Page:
SCOTTSDALE, Ariz.-- --This is what we -- the collective media -- have been reduced to during the first week of Barrymania 2006.
In the absence of any real Barry Bonds news, an ESPN camera crew was busy filming Bad News Barry's personal photographer, who was busy taking dozens of pictures of Bonds sitting on the bench in the Scottsdale Stadium home dugout doing absolutely nothing.
I don't know if life was imitating art or art was intimating that some of us have no life, but just to make sure there's no misunderstanding -- and to preserve the remaining shreds of my journalistic integrity -- I'm going to disclose right now that there was no one named Art anywhere around.
Don't you love it when I go all stream of consciousness?
Tony Phills, who was documenting Barry's every movement with a still camera -- and I mean every movement -- didn't seem to notice that somebody was documenting his every movement, too. I sidled up and asked him if he was the guy producing the reality show about Bonds that has stirred up the second great Barry controversy (the first was his on-again, off-again retirement announcement) at the San Francisco Giants' spring training camp.
"It's a documentary," Phills sniffed. "There's a difference."
The Barry Camp bristles at the description of its budding project as a "reality show," as if anybody might think that Bonds is going to make his teammates eat a bucket of worms or perform some other disgusting stunt to gain his approval. Pitching to Barry in an intrasquad game, even now that he's 41 and missed almost all of last season, should create enough of a fear factor for anyone.
I suppose we could have stood around arguing semantics all day, but Phills had to keep moving just in case Barry yawned or something, so I sought out one of Bonds' publicists, Lisa Nitta, to get more information about the project.
Nitta told me that nothing has been finalized, but no one is denying that an independent production company is in negotiations with ESPN to produce a docu-series chronicling Bonds' quest to pass Babe Ruth and eclipse Hank Aaron as baseball's all-time home run king.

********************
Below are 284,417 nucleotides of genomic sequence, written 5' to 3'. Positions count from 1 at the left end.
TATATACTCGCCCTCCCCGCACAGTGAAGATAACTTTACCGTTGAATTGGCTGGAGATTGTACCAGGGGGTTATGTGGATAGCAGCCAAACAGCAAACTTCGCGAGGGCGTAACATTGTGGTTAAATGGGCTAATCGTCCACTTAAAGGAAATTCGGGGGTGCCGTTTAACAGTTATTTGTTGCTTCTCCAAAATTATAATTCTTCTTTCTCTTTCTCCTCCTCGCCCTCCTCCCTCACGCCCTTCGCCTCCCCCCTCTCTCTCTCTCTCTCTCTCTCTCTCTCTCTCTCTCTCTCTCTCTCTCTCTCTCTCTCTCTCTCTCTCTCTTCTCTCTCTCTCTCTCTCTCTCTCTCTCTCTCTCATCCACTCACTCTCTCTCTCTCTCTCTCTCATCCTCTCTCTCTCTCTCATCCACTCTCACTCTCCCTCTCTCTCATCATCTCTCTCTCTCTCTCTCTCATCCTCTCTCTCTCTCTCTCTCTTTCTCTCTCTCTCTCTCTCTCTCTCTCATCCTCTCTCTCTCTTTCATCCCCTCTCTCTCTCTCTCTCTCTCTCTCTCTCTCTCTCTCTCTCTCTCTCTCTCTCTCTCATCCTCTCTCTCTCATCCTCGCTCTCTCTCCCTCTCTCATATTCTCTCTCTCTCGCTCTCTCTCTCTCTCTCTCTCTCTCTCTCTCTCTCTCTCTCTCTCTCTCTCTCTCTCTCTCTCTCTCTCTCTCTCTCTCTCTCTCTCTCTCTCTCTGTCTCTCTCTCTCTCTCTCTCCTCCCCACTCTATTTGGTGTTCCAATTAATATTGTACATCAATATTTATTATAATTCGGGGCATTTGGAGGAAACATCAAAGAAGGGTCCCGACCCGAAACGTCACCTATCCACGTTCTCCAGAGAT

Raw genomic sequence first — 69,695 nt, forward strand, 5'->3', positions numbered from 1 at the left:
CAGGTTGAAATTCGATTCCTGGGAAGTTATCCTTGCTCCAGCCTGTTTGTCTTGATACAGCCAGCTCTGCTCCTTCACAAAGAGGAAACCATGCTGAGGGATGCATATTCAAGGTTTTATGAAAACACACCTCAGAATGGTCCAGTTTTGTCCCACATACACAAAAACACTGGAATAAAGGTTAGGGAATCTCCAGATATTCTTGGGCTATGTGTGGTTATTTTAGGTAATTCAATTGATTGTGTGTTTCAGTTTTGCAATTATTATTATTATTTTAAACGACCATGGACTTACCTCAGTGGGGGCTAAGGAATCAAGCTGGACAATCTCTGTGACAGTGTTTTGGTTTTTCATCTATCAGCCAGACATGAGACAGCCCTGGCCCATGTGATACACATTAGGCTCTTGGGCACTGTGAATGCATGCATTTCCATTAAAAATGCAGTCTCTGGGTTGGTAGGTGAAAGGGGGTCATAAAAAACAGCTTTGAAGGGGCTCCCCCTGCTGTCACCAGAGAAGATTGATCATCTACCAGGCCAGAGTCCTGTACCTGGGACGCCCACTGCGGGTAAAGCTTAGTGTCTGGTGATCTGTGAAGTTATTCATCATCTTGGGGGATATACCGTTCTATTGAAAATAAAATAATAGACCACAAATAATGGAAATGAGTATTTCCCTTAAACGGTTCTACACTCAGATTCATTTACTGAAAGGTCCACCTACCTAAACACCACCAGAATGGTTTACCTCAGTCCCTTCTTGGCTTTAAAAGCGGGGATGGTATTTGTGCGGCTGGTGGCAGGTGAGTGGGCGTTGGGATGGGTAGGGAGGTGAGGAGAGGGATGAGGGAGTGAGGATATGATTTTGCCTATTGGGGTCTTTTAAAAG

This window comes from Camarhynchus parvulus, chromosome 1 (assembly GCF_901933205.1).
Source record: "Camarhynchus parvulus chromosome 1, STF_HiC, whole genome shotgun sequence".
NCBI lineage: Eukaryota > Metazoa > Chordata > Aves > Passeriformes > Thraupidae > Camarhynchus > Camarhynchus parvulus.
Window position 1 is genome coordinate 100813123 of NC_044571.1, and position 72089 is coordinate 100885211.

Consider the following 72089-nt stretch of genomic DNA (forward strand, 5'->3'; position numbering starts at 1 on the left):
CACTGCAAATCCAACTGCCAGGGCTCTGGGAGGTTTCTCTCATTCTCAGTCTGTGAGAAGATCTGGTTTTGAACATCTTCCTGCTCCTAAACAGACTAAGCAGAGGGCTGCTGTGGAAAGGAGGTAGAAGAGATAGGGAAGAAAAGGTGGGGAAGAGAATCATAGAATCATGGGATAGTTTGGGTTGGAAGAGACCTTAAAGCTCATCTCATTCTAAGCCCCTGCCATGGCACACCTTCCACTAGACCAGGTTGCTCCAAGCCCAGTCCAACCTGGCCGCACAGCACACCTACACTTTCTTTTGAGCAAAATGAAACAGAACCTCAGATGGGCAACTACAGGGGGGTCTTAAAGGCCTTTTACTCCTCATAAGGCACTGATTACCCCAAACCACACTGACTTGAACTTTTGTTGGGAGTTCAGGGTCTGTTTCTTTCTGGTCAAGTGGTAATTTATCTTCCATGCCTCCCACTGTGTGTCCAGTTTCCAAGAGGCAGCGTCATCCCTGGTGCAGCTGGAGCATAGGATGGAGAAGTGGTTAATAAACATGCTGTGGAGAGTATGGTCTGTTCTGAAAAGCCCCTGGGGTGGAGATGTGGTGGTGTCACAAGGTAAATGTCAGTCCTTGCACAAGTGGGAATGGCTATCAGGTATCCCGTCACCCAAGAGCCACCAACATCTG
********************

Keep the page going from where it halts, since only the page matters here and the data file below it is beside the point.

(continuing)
It is expected to be one of those all-access things where the cameras get into places that cameras don't usually get to go. The only question is whether it will be a truly unvarnished view of one of the most enigmatic athletes in professional sports, or just an opportunity for Team Bonds to polish his image with a carefully edited video account of his season-long (or longer) record chase.
I'm guessing Barry will have script approval. He might even be the de facto executive producer. He certainly gave that impression a few days ago when he told several television and print reporters that he no longer would allow them to interview him unless they signed releases allowing his video crew to film them for the show.
There are differing opinions on whether he was really serious, but he reportedly did hand out copies of the release from a company called Killer Bee Productions. "Bee" is what some friends and teammates call Bonds, so you can take it from there.
If you're keeping score at home, yesterday was a happy Barry day. He seemed to be enjoying spring camp, though it was only a few days since he told a reporter he was going to retire because the game is not fun anymore. Of course, he later told MLB.com that he might not retire, depending on how this season goes, which sort of rendered the whole thing moot.
I guess he's saving that decision for the final episode of Barry Unplugged or whatever they're going to call it.
In what is truly a strange juxtaposition with all this reality-based speculation, the Giants have loosened up training camp with their own version of American Idol. Every player who is in big league camp for the first time must perform a song in front of his teammates on the roof of the Giants dugout before the club's scheduled workouts today and tomorrow.
Bonds and fellow veterans Jeff Fassero and Ray Durham will serve as judges for the competition, which will determine who is this year's "Giants Idol."
"Barry is having fun," said manager Felipe Alou. "He has loosened up for whatever reason."
Indeed, Bonds looked very relaxed yesterday as he took three rounds of batting practice and hit several long shots over the right field fence. He chirped at batting practice pitcher Luis Pujols and joked around with his teammates like he was just one of the guys.
He's not, of course, but if he comes off that way onscreen, at least we'll have proof it's not a reality show.